Trials & Litigation

Prosecutor calls Manning a traitor at WikiLeaks case closing; defense says he was young and naive

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Pfc. Bradley Manning is a traitor who joined the U.S. Army and deployed to Iraq with the intention of using his computer skills to disclose classified information that he knew would aid terrorist organizations throughout the world, a prosecutor said in closing arguments at his court martial.

“He was not a naive soldier,” said Army Maj. Ashden Fein, responding to contentions by Manning’s civilian lawyer in the Fort Meade, Md., case.

Defense attorney David Coombs, a military veteran, argued that his client, now 25, was young, naive and idealistic when he disclosed some 700,000 classified items, including combat videos and state department cables, according to the Chicago Tribune, Courthouse News and the Los Angeles Times (sub. req.).

As his personal emails showed, Manning was concerned about the well-being of others rather than personal benefit, Coombs told the judge, Col. Denise Lind, urging her to consider what was in his client’s mind at the time, the Tribune reports.

“That is a whistleblower,” said Coombs. “That is somebody who wants to inform the American public.”

However, Fein portrayed Manning as glorying in the celebrity he expected to obtain as he spent many hours transmitting documents to WikiLeaks and chatting with the website’s founder, Julian Assange, on the Internet, the Times article recounts.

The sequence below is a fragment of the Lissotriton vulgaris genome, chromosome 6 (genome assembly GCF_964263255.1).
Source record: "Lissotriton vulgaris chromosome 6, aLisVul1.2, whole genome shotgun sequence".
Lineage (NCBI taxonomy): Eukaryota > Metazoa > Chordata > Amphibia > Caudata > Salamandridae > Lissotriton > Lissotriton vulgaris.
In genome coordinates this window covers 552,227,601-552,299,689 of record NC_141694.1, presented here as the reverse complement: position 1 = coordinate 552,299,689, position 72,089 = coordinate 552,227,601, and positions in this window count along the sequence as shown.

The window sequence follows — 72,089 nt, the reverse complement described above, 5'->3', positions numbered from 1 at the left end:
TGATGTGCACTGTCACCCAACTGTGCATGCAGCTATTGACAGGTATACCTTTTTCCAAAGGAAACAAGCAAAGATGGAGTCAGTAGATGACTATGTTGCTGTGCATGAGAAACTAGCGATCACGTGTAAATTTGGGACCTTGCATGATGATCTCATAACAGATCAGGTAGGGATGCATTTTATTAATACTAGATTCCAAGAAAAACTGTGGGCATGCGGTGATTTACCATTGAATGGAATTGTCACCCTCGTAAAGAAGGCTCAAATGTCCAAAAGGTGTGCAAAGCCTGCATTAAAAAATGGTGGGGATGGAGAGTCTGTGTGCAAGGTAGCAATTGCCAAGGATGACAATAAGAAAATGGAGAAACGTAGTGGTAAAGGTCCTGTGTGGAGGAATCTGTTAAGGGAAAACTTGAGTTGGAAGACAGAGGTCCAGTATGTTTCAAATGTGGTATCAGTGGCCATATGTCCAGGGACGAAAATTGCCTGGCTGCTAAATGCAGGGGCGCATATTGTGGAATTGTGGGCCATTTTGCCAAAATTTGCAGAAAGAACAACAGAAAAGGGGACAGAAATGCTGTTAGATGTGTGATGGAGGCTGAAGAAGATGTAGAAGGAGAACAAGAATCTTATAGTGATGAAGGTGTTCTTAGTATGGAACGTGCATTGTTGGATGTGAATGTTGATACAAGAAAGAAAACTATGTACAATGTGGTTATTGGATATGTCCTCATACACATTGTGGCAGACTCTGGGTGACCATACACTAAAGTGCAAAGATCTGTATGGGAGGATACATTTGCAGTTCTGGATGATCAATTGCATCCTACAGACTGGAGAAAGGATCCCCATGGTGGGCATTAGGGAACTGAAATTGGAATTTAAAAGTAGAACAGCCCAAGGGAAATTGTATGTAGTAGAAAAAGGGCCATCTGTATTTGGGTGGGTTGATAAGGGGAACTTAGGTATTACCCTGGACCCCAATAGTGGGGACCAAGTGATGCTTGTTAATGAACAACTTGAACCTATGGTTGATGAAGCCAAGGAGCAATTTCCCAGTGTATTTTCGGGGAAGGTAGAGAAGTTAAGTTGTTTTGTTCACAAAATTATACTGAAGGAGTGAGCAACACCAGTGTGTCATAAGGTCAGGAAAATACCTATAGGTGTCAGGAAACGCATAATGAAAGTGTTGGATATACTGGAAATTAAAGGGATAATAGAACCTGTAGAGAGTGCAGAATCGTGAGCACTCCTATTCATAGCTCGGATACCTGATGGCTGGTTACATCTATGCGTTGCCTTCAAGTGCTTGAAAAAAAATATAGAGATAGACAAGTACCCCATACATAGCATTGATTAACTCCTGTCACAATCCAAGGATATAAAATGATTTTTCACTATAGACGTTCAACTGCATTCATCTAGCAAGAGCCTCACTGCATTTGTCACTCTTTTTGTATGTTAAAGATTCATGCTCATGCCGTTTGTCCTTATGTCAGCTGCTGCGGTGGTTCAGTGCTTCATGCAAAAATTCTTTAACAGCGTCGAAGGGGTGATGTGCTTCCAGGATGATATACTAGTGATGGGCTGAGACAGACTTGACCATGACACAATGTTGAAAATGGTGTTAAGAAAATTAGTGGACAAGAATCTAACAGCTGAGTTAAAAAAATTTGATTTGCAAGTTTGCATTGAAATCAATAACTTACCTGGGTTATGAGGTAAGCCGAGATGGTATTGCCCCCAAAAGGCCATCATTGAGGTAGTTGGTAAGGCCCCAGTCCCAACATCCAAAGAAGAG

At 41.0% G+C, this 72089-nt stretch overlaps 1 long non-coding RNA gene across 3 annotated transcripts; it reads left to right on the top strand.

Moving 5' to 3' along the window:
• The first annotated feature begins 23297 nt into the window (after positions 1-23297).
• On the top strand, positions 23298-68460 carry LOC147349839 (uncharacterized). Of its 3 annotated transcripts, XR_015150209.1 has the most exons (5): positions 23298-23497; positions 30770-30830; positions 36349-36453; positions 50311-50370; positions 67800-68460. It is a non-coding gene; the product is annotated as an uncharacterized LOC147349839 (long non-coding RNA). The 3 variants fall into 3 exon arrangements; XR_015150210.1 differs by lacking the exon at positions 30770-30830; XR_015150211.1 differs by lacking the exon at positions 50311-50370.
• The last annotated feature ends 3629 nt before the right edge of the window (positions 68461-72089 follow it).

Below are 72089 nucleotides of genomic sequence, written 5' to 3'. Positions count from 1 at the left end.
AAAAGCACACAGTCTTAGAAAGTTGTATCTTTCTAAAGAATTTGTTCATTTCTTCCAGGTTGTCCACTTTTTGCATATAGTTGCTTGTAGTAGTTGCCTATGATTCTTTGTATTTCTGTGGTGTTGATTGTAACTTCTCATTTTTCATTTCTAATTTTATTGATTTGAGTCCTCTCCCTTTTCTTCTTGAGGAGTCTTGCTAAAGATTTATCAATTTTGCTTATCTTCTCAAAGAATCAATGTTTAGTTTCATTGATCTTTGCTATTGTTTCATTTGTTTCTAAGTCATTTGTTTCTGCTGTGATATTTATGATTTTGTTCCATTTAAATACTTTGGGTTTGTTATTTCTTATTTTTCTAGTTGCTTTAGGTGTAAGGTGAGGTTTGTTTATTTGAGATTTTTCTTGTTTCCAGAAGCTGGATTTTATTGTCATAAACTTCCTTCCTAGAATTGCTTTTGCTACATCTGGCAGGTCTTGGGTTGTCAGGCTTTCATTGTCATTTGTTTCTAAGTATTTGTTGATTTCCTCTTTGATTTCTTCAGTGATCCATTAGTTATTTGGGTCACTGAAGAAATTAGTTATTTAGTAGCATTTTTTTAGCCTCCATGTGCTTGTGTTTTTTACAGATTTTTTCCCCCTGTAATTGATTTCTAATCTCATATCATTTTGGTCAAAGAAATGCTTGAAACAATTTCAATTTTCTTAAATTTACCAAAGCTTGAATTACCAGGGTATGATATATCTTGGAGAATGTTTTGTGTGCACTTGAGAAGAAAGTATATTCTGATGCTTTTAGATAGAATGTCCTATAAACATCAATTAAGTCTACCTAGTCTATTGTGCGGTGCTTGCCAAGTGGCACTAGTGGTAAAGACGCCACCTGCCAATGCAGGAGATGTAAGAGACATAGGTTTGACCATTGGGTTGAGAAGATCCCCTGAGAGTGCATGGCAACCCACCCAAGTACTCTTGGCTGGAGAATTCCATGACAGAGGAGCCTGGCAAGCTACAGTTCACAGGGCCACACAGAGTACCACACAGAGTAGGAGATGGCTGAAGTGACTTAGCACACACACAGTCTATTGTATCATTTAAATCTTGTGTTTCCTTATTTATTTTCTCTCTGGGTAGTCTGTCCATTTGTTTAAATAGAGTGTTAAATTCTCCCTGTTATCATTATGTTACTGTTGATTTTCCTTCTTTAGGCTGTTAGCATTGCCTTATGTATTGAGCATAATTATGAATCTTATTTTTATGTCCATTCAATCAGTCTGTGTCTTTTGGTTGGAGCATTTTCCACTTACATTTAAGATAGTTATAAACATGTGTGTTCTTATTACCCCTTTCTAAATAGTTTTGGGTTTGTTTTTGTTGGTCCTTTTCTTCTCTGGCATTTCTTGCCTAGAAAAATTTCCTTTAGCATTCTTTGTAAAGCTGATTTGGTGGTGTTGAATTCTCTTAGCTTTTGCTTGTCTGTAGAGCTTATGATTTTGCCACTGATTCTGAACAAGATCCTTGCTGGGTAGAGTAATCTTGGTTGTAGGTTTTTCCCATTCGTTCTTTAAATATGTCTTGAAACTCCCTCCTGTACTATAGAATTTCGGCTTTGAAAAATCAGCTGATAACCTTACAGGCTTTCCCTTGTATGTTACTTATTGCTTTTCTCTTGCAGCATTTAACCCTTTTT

“The only human Pfc. Manning ever cared about was himself,” Fein told Lind. “He was interested in making a name for himself. The flag meant nothing to him.”

If convicted of aiding the enemy, the most serious charge he faces in the espionage case, Manning could be sentenced to life without parole.

See also: “Court-martial begins in WikiLeaks case for soldier Bradley Manning” “Soldier pleads guilty to giving Wikileaks classified info but denies ‘aiding the enemy’” “Judge in Bradley Manning leak case refuses to toss charge of aiding the enemy”

Associated Press: “WikiLeaks Trial Winds Down After 90 Witnesses “

The Guardian: “Bradley Manning defence rests after calling just 10 witnesses”

Nation Now (Los Angeles Times) “Bradley Manning was naive, good-intentioned, defense says in closing”

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